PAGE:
The last one is Snopes.com. This is the granddaddy of them all. They are useful in debunking urban legends and false propaganda that floods your email inbox. They came under attack by some political figures, but their competing fact-checking sites came to their defense by debunking the claims of those who wanted to discredit Snopes. They have passed the test of time, and they do credit their sources.
With any of these sites, finding the right keyword in the search field is important.
Good luck, and vote smart.
Guns, schools don't mix
I am writing to reply to an April 19 letter in which the author argued that allowing students to bring concealed weapons to school would lower the number of school shootings by allowing students to defend themselves. However, this position brings up a lot of concerns.
Shootings in schools are almost always carried out by a student of the involved school; giving every student access to a weapon in school would just increase the number of altercations ending in tragedy.
By giving every school student access to weapons you are just providing any volatile and hot-headed teenager the power to settle arguments in a violent fashion.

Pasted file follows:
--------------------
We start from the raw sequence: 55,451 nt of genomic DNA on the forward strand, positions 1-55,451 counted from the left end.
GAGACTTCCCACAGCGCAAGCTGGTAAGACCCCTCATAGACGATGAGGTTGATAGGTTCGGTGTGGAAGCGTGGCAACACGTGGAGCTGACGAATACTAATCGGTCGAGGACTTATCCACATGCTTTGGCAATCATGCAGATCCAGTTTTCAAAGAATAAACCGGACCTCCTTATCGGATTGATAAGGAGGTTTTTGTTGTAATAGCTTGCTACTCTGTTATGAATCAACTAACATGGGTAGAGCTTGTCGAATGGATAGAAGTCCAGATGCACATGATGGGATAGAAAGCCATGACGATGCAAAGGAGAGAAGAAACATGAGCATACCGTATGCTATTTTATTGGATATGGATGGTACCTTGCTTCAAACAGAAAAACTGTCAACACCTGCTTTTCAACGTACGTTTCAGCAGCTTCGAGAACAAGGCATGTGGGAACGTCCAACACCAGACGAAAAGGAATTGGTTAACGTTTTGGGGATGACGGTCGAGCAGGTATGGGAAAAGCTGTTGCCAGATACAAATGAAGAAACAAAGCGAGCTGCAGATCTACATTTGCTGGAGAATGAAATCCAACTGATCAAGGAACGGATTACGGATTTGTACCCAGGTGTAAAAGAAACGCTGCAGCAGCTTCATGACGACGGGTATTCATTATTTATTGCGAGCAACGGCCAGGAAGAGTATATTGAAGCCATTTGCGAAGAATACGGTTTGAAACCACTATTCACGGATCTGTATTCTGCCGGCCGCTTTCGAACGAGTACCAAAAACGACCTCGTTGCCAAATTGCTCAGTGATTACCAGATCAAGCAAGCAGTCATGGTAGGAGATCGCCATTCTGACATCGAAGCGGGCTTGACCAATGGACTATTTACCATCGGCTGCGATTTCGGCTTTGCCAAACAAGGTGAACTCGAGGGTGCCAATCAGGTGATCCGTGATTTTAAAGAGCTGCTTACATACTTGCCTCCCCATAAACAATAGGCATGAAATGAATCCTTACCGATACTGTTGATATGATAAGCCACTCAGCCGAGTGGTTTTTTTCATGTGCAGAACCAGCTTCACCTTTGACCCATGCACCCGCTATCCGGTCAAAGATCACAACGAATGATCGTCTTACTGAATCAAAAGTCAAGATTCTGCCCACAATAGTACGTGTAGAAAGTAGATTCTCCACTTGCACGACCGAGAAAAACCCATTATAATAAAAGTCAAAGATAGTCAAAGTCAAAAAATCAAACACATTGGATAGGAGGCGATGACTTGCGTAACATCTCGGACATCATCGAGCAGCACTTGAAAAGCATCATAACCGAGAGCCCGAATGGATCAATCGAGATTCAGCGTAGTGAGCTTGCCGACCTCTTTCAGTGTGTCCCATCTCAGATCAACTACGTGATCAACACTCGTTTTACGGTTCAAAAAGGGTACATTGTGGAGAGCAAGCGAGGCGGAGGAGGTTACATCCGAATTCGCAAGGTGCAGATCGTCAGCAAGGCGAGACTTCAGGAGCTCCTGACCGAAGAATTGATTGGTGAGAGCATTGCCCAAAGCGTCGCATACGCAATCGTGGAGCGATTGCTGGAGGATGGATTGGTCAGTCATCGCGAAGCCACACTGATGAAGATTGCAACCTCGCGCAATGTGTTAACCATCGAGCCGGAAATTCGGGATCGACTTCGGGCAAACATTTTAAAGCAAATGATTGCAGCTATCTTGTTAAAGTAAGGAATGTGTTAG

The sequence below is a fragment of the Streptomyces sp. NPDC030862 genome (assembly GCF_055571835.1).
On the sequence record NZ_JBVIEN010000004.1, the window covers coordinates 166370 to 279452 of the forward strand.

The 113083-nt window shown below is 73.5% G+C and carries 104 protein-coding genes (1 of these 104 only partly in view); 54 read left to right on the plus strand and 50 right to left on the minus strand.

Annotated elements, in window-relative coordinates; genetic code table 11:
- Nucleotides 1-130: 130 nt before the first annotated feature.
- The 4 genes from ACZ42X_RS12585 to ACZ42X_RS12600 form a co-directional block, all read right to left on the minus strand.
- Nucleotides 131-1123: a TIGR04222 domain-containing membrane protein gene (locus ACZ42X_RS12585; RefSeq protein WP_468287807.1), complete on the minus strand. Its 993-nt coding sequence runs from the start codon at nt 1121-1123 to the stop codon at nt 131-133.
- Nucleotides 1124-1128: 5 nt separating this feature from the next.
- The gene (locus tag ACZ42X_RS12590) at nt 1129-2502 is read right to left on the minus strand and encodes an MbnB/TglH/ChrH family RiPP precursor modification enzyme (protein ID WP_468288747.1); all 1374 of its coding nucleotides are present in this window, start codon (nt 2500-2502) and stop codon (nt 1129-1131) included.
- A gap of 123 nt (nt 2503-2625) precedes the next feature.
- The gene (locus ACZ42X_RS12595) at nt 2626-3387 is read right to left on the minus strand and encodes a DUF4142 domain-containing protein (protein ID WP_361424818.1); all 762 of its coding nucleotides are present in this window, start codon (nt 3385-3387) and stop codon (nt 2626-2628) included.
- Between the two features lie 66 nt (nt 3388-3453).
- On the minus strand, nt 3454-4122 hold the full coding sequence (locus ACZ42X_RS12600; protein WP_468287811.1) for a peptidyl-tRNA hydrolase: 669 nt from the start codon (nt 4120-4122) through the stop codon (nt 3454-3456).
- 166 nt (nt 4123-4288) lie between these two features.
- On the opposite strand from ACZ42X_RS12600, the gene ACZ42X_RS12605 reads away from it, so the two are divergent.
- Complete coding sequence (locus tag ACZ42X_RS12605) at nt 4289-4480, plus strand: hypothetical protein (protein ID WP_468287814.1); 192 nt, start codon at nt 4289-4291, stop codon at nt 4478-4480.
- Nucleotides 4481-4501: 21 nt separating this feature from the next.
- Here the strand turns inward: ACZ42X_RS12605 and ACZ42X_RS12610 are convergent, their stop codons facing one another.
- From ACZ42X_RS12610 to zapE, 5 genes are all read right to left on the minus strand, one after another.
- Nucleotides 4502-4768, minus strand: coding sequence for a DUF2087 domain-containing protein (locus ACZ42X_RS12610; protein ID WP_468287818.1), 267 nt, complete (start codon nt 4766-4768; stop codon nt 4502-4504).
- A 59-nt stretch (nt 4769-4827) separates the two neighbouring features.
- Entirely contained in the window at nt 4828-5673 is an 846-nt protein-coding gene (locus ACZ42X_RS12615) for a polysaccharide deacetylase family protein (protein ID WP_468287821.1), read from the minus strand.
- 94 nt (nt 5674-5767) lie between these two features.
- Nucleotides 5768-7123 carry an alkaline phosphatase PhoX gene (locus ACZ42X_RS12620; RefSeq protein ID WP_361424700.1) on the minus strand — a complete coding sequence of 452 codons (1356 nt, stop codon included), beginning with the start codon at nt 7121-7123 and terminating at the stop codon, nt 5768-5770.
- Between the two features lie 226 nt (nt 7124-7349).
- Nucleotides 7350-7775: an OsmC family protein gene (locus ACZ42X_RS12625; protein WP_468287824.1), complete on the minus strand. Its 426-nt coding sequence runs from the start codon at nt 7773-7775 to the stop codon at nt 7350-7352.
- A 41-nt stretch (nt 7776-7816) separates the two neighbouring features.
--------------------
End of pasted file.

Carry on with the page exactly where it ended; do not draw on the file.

Schools are at little threat from unrelated adults entering the school since entrances are locked and visitors must be checked in.
Even with these precautions there is nothing that we can practically do to completely eliminate school shootings. Without going to TSA extremes and checking everyone for weapons every day,
The best way to prevent shootings is to decrease the reasons why a student would want to bring a gun to school.
Research has shown that about two-thirds of school shooters report having been bullied by peers. Making a school as inclusive and interesting as possible is our best bet for lowering the number of school shootings.